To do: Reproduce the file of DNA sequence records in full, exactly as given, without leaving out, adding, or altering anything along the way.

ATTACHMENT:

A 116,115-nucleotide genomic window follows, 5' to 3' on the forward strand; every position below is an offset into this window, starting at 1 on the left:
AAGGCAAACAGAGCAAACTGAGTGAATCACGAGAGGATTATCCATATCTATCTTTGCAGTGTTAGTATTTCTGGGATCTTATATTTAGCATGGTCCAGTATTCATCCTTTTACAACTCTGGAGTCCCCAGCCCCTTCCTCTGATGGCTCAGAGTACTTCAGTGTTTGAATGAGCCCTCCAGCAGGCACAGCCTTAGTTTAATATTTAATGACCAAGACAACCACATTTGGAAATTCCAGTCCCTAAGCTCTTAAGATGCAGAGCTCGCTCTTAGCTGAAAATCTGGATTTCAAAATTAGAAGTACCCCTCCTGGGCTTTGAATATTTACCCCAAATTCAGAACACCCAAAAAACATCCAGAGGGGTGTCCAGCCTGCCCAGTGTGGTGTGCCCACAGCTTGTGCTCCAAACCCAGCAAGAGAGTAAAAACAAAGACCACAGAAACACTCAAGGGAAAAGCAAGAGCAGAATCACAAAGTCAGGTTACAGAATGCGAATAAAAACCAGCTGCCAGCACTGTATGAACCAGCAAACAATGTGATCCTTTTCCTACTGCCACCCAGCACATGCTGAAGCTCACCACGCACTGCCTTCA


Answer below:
A 116,115-nucleotide genomic window follows, 5' to 3' on the forward strand; every position below is an offset into this window, starting at 1 on the left:
AAGGCAAACAGAGCAAACTGAGTGAATCACGAGAGGATTATCCATATCTATCTTTGCAGTGTTAGTATTTCTGGGATCTTATATTTAGCATGGTCCAGTATTCATCCTTTTACAACTCTGGAGTCCCCAGCCCCTTCCTCTGATGGCTCAGAGTACTTCAGTGTTTGAATGAGCCCTCCAGCAGGCACAGCCTTAGTTTAATATTTAATGACCAAGACAACCACATTTGGAAATTCCAGTCCCTAAGCTCTTAAGATGCAGAGCTCGCTCTTAGCTGAAAATCTGGATTTCAAAATTAGAAGTACCCCTCCTGGGCTTTGAATATTTACCCCAAATTCAGAACACCCAAAAAACATCCAGAGGGGTGTCCAGCCTGCCCAGTGTGGTGTGCCCACAGCTTGTGCTCCAAACCCAGCAAGAGAGTAAAAACAAAGACCACAGAAACACTCAAGGGAAAAGCAAGAGCAGAATCACAAAGTCAGGTTACAGAATGCGAATAAAAACCAGCTGCCAGCACTGTATGAACCAGCAAACAATGTGATCCTTTTCCTACTGCCACCCAGCACATGCTGAAGCTCACCACGCACTGCCTTCA